Monday, September 2, 2013

On Tolstoy, Summer and Gold in the Sand

Ivan Kramskoy, The Unknown Woman, 1883


Summer is half way over, and I’m just now getting into the groove. Staying up a little later, waking up later, too. Letting things go slack, allowing everyone a little more space, more time, more freedom.

It’s like I’ve exhaled, finally, from the school-year before. And I realize how much stress I carry with me during those days. I know I spend much time thinking of my children, praying for them, hoping the best for them… obsessing maybe? Just a bit? “Well, if you keep THAT up (grades, behavior, practice schedules, grooming habits) you’re going to have a rough go of it.”  At the time, it seems like the ‘right thing’ to do. I’m caring, involved, proactive. And stressed out.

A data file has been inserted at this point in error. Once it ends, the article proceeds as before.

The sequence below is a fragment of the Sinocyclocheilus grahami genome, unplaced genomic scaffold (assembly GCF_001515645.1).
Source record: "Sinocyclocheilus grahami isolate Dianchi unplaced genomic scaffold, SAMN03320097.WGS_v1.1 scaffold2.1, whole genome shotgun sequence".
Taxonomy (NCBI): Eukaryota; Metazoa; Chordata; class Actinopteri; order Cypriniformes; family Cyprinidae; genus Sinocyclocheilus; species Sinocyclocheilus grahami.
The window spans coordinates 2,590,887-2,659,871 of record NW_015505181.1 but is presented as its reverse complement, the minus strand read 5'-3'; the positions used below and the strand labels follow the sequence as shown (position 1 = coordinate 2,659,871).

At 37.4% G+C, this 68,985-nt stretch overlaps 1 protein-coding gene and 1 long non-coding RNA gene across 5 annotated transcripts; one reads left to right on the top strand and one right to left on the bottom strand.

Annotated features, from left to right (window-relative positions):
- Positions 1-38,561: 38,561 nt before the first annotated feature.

Why do I now feel lighter, happier, like a huge weight has been lifted?

It’s not that I’m less busy! I’m driving and and cleaning and coordinating and working just as much. Am I that much less consumed by thoughts of my children’s achievements and future?
Do I really hold such a grip – the white knuckled kind – on everything when school is upon us? So much so that when I let it go, I’m almost different person?

Is that why we have summer vacation? Is it really for the moms?

I’ve been reading Anna Karenina this summer. It’s long, it’s intriguing, and it makes you both wince in distress and bounce with joy over various characters. And, if you know how it ends, which most people do, a part of you is just waiting to see how it all falls into place, and hoping that your book might contain the secret alternative ending that Tolstoy really intended.

As with others of Tolstoy’s writings, I am completely intrigued with his knowledge of the human heart. Where does he get this stuff? How does he KNOW? And it is his secondary characters who have won me over utterly.

I read this passage the other day, and… well… :


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